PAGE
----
TonyR wrote:But in any case the safety comparison you've made is bogus. The accident map you refer to is based on STATS19 data which is accidents on the road It won't record anything happening on an off-road cycleway
I hope you don't mind but I shall reply to the second part of that paragraph first. "Road" is defined in STATS20 in a broader sense than law and includes cycleways that have some lawful access by motor vehicles, so collisions (not accidents) in Castle Park and between Temple Way and Friary should definitely be recorded that way. I'm not sure if any vehicles have lawful access between Counterslip and Temple Way but there's nothing much to cause a collision there anyway: just three or so path-path junctions on a straight cycleway.
Sorry, I misread your first post as referring to segregated cycle facilities not off-road cycle routes. I have no problem with off-road routes that provide a genuine alternative and shorter route. Its on-road segregation we were primarily talking about.
You're mistaken: I was clearly disproving profpointy's "All I see in towns is infrastructure which makes cycling more dangerous, slower, and less convenient" with examples of infrastructure that does none of them which profpointy should have seen.
Discussing on-road protected space (I do not want segregation) causes two problems: there isn't much of it yet; and I wish it did, but the reports don't seem to record details that allow one to distinguish the carriageway from an immediately adjacent cycleway - for example, how can we tell whether the pedal cycle was using the carriageway or the (old-style) foot+cycleway in http://www.cyclestreets.net/collisions/ ... 521302707/
? So any analysis becomes quite time-consuming and difficult to verify.
The first one seems to show a very slight increase in measured safety but it was comparing the observations to predictions (which are called estimates in some places) and essentially finds that the cycleways weren't as safe as predicted - an approach that even the author calls a "second-best methodology" and I feel that second is ranking it a bit high because I'm not sure I like the claimed-better idea of using Bayesian methods, where the prior belief of the investigators becomes a factor. The 95% Confidence Interval straddled zero (meaning no difference from expectation) for every measurement in table 2 (crash/injury by track/lane) and often many others.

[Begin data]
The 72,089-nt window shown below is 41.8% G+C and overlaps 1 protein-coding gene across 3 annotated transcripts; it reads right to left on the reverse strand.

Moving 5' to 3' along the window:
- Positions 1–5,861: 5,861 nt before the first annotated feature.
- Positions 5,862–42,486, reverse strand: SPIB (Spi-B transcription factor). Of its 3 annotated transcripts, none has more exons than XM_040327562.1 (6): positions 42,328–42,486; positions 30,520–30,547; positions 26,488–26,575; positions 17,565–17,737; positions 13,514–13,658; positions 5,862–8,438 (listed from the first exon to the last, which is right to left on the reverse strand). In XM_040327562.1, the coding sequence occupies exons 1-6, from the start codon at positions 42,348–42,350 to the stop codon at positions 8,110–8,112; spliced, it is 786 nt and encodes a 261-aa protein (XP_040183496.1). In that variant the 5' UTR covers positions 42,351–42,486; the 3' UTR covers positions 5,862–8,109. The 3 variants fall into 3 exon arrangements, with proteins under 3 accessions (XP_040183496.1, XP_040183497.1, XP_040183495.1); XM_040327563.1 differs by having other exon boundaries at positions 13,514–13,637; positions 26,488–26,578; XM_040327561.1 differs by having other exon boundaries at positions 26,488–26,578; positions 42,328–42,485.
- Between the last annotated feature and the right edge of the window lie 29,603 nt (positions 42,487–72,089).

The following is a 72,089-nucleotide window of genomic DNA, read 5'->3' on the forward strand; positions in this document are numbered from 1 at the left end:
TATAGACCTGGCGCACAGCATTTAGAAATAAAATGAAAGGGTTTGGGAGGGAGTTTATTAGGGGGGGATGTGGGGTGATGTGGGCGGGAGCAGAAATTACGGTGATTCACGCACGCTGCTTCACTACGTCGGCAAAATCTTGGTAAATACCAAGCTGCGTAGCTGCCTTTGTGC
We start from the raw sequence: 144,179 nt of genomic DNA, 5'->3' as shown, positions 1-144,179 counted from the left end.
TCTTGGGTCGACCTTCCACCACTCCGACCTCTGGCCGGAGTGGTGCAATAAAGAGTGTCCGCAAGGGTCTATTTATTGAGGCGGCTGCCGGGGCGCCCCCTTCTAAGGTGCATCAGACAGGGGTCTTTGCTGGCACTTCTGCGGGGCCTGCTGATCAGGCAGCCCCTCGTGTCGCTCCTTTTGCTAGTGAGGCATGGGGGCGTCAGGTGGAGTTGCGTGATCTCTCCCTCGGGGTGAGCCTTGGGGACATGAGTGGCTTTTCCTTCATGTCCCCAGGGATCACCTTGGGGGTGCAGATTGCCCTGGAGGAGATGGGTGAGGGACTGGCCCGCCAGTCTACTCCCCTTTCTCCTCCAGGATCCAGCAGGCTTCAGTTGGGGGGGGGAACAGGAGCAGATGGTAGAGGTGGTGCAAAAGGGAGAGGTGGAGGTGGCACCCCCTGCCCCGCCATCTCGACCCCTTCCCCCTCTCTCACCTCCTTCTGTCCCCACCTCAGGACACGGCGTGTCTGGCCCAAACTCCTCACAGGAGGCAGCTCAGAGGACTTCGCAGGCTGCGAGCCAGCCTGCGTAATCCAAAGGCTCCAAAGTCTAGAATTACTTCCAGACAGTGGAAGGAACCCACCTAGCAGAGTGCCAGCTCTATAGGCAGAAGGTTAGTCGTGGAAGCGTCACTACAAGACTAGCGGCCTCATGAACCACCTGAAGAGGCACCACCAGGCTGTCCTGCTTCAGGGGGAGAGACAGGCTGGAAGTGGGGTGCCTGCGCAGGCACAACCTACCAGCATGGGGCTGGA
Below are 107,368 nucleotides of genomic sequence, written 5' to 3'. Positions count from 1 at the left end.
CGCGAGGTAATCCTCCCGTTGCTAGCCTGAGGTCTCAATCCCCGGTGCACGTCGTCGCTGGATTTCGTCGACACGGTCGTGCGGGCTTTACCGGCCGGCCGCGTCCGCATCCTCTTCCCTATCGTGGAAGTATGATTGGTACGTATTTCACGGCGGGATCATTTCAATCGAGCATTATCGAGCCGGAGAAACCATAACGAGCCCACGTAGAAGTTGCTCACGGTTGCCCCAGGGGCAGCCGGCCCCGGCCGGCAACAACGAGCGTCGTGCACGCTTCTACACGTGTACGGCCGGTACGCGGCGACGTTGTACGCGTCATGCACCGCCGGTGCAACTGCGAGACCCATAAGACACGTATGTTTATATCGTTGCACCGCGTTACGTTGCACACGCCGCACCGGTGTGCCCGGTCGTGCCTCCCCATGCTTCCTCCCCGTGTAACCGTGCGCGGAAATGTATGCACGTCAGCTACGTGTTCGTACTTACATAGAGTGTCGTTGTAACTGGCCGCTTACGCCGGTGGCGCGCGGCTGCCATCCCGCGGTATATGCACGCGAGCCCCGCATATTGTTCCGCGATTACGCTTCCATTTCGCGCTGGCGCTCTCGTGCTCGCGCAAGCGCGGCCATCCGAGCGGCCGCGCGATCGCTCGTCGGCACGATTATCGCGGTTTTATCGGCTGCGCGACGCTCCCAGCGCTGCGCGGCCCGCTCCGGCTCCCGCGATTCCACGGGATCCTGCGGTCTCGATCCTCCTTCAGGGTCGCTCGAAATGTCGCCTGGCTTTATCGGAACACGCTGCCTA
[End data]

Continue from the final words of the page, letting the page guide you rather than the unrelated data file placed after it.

There seem obvious confounding factors - for example, the increases in cycle traffic, more crash-prone riders being more likely to choose a cycleway than a carriageway, and mopeds being allowed on cycleways there - but even so, if you ignore the author's predictions and look only at the Observed columns, it shows falls in most measurements.
It does illustrate some useful lessons for cycleway design, such as not forcing parking into side streets (often resulting in an increase in traffic turning across the cycleway - in other words, busier junctions and junctions are always the most dangerous places) - a lesson which I think doesn't apply for much of London's new protected cycleways which will be on streets where parking is already forbidden. Also, the Embankment in particular does not have many turnings across the cycleway because they'd be into the Thames - so that first paper basically supports the wisdom of that routing! (I suspect this effect is real, which was part of the reason why I chose the routes alongside water in Bristol - cycleway design needs to harness this effect when it can.)